Portraits of Sultan Ali Adil Shah of Bijapur (r. 1558– 80) show him wearing daggers with zoomorphic hilts similar to this one. In this superlative, rubystudded hilt, a dragon, whose tail wraps around the grip, attacks a lion, which in turn attacks a deer, symbolism associated with the deity Garuda. Before the deer is a parrotlike bird with a snake in its beak. Lower down on the hilt is the head of a yali, a mythical lionlike animal, with floral scrolls issuing from its mouth.

Photo by Brass Ivy Design, object and info from the Metropolitan Museum of Art


Two Stirrups

Mongolian or Tibetan16th-17th centuryIron, gold, and silver
On these stirrups the chiseled iron work and gold and silver damascening are of very high quality. Even more important is the detailed Mongolian inscription on the base of one, giving the name of its maker and of the Mongolian nobleman who commissioned it. Such an inscription appears to be unique not only for a stirrup but also for any example of secular ironwork from Mongolia or Tibet, making these stirrups invaluable as a touchstone against which all other decorative ironwork of this type can be compared.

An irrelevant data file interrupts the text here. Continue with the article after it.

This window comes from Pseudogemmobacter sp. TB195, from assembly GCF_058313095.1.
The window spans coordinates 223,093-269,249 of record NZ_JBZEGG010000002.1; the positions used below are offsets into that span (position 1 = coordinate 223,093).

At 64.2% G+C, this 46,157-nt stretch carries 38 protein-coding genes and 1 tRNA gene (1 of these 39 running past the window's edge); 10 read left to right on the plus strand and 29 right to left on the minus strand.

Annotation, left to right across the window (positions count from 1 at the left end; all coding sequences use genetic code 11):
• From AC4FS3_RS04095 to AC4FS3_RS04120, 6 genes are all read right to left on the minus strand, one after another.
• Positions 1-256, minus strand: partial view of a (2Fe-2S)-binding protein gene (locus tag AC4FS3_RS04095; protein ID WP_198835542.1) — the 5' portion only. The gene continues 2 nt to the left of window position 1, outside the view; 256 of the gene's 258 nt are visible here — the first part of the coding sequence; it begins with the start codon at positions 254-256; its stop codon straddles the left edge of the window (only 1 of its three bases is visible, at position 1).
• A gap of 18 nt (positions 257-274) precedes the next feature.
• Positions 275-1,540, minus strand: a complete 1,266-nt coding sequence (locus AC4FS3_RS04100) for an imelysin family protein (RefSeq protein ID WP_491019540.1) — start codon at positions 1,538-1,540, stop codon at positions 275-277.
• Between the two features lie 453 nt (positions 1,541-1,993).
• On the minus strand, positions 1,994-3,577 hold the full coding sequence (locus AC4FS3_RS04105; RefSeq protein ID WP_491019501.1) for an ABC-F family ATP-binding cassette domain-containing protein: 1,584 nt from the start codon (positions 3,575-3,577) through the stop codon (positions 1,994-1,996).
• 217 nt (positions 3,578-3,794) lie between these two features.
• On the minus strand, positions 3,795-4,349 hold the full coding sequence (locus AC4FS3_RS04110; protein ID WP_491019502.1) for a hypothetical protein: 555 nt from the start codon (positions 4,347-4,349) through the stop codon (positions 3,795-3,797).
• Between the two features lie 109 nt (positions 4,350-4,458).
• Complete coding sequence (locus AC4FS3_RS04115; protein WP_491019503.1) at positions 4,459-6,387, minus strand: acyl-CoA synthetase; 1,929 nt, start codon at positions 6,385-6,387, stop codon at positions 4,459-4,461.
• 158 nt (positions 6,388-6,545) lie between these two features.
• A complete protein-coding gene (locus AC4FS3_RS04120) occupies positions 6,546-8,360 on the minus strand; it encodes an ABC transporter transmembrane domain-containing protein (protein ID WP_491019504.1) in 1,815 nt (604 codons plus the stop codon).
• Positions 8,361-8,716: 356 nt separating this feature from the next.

All info and object from the Metropolitan Museum of Art. Photo by Brass Ivy Design

Two Stirrups

Mongolian or Tibetan
16th-17th century
Iron, gold, and silver

On these stirrups the chiseled iron work and gold and silver damascening are of very high quality. Even more important is the detailed Mongolian inscription on the base of one, giving the name of its maker and of the Mongolian nobleman who commissioned it. Such an inscription appears to be unique not only for a stirrup but also for any example of secular ironwork from Mongolia or Tibet, making these stirrups invaluable as a touchstone against which all other decorative ironwork of this type can be compared.

All info and object from the Metropolitan Museum of Art. Photo by Brass Ivy Design


Detail of Double-Barrel Breechloading Pinfire Shotgun

J.C.A. Brun (French, active 1849–1872)Fannière Freres (French)Tissot (French)dated 1866Steel, walnut, and gold